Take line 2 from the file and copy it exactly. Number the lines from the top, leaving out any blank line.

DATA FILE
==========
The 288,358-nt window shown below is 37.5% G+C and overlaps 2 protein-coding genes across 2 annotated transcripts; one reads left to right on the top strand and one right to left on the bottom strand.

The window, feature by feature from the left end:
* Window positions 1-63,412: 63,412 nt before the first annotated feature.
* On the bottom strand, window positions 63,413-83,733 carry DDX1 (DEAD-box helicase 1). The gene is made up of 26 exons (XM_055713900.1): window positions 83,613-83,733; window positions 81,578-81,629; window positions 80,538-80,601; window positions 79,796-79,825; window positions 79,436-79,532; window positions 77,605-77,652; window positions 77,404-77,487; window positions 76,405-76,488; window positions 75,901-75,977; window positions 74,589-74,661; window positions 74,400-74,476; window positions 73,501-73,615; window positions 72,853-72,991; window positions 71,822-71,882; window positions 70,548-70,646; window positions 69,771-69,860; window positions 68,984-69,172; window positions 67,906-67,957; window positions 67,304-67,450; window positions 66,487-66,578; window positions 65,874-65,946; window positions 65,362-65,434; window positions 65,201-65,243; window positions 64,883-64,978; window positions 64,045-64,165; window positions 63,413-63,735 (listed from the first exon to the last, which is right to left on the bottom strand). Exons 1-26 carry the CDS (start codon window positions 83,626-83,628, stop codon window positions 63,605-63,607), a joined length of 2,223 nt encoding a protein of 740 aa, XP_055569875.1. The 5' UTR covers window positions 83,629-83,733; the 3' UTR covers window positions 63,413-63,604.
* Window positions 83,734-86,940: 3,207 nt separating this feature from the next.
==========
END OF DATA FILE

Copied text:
The window, feature by feature from the left end: